Photos by Jason Hawk | Civitas Media Austin Washburn of New London and Katie Cline of Amherst are crowned Lorain County Junior Fair king and queen.
Hundreds gathered near the grandstand Monday to participate in a flag raising ceremony to open the 170th Annual Lorain County Fair and see the crowning of the Junior Fair king and queen.
Fair president Kim Meyers welcomed everyone to the 170th Lorain County Fair.
“It’s hard to believe 170 years,” James K. Polk was the president of the United States and states Florida and Texas were being admitted as states to the Union, he remarked.
The fair is a tradition that has grown over the years.
“You are all today part of that tradition,” Meyers said. “This is a tradition that’s a great thing to be a part of and it’s been around for a long time and we hope its around for a long time after us.”
The fair president commended board members, 4-H members, and advisors for their hard work and dedication to make this year’s fair possible.
After long moments of breath-holding suspense, Austin Washburn and Katie Cline were crowned the Junior Fair king and queen.
Cline, of Amherst, is a nine-year member of the Bits and Spurs 4-H Club and Washburn, of New London, is a 12-year member of the Brighton Buckeyes 4-H Club.
“The organization of the Lorain County Junior Fair has given me the knowledge in my head and the spring in my step in guiding me down the right path to my future,” Cline said after accepting her crown. “My experiences have shaped the individual I am and will empower me to go the extra mile.”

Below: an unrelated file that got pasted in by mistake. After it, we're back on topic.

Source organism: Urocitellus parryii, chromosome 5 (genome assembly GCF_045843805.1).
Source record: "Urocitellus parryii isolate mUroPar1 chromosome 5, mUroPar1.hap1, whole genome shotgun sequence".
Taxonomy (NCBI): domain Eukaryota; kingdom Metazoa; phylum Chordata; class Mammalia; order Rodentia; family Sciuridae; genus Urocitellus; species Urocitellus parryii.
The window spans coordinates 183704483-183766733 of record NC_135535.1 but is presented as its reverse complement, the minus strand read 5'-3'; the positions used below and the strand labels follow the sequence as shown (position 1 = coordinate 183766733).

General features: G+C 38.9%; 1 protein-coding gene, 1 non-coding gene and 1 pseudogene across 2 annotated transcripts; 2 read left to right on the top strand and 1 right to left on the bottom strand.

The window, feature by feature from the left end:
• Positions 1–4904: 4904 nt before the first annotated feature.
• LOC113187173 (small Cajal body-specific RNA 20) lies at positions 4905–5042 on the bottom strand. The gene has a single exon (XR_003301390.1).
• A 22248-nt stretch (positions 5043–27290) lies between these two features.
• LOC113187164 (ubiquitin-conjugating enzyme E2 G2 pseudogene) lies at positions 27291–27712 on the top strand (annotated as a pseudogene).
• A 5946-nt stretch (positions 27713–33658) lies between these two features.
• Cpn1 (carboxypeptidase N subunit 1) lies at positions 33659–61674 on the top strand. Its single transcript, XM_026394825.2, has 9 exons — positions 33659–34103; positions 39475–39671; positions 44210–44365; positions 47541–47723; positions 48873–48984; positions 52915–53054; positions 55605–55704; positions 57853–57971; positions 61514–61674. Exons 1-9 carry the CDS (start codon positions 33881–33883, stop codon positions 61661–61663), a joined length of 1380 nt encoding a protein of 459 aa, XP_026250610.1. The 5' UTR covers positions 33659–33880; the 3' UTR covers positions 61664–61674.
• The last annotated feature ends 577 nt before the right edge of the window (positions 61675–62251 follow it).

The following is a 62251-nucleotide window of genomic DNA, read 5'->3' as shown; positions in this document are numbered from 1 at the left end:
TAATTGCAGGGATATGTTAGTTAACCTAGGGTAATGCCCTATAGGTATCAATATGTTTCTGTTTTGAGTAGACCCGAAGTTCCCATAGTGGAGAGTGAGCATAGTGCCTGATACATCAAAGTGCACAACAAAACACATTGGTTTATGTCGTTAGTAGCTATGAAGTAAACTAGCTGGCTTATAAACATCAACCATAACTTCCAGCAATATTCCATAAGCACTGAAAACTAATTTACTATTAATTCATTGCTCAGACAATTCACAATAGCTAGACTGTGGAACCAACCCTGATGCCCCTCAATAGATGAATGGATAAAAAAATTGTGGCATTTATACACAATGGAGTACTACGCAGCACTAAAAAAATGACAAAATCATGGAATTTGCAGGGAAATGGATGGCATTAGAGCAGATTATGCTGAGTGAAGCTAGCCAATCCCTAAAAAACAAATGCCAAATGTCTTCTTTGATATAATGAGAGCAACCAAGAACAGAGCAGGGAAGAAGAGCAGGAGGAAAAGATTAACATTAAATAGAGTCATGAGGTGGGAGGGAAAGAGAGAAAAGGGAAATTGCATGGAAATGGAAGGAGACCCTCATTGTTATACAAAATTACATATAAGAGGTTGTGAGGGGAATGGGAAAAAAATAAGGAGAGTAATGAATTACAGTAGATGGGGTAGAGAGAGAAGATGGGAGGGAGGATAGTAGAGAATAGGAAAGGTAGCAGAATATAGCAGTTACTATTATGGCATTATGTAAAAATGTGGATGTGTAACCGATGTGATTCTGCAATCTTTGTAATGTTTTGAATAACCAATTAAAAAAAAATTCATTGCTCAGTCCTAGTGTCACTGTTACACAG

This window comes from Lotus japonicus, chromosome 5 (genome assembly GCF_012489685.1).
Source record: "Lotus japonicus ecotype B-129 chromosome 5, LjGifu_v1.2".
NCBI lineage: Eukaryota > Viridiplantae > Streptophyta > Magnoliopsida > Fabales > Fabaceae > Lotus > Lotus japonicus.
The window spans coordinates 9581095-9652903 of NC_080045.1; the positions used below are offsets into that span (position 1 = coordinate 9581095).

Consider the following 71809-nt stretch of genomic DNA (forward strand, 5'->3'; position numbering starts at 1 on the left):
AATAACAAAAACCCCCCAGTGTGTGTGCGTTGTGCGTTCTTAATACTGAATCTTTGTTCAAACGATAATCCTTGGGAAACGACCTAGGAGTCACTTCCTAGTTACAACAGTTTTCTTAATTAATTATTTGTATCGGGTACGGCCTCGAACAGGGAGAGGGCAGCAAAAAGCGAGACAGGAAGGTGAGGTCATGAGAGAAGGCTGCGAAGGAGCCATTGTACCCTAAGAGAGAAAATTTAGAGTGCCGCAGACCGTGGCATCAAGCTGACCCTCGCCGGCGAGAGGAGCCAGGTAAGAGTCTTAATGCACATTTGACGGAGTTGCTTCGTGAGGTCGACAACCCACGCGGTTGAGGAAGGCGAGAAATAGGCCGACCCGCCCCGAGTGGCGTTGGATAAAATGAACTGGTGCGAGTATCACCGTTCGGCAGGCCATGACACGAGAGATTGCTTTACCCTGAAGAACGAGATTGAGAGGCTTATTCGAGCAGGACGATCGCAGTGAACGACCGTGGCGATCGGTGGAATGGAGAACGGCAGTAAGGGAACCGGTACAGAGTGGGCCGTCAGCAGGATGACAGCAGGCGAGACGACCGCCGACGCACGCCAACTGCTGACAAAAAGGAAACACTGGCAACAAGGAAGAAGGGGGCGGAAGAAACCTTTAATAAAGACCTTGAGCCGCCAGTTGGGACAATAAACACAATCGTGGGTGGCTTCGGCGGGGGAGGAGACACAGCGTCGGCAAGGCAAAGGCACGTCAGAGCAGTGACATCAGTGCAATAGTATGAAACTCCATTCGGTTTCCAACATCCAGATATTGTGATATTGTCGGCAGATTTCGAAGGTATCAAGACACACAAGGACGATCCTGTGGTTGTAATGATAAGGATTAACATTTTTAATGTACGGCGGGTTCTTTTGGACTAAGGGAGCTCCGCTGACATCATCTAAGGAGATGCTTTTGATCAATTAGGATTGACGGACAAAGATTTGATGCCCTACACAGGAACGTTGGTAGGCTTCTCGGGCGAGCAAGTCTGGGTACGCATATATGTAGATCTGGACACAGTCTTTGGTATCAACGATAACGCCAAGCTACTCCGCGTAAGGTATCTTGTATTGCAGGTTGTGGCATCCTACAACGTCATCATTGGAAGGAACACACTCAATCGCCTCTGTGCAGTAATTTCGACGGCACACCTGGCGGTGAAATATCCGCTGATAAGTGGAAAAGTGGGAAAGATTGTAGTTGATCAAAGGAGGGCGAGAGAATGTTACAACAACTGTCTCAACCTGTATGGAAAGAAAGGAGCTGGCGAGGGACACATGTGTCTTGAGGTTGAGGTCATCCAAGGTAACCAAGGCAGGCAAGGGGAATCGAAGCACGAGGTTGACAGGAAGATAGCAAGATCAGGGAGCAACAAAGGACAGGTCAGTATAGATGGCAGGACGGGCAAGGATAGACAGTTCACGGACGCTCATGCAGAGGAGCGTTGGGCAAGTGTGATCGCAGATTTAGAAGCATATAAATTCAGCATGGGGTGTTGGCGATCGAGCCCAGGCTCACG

Cline said fair involvement has helped her overcome fears and make an impact on the lives of others.
“One of my greatest struggles is with my fear of public speaking,” Cline said. “I remember being so shy at my first 4-H meeting. I had butterflies in my stomach and pains in my appendix.”
Washburn said the Junior Fair has also helped shape him into the man he has become.
He said it was hard to put his finger on just one experience that led him to pursue a degree in agriculture. Most of that credit rests on high school classes, he said.
Our world revolves around agriculture and the people with the skills to improve the agriculture, Washburn said.
“I’ve made the decision to become one of those agriculturally-minded people who (is) constantly changing agriculture for our future generations,” he said.
Valerie Urbanik can be reached at 440-775-1611 or on Twitter @ValUrbanik.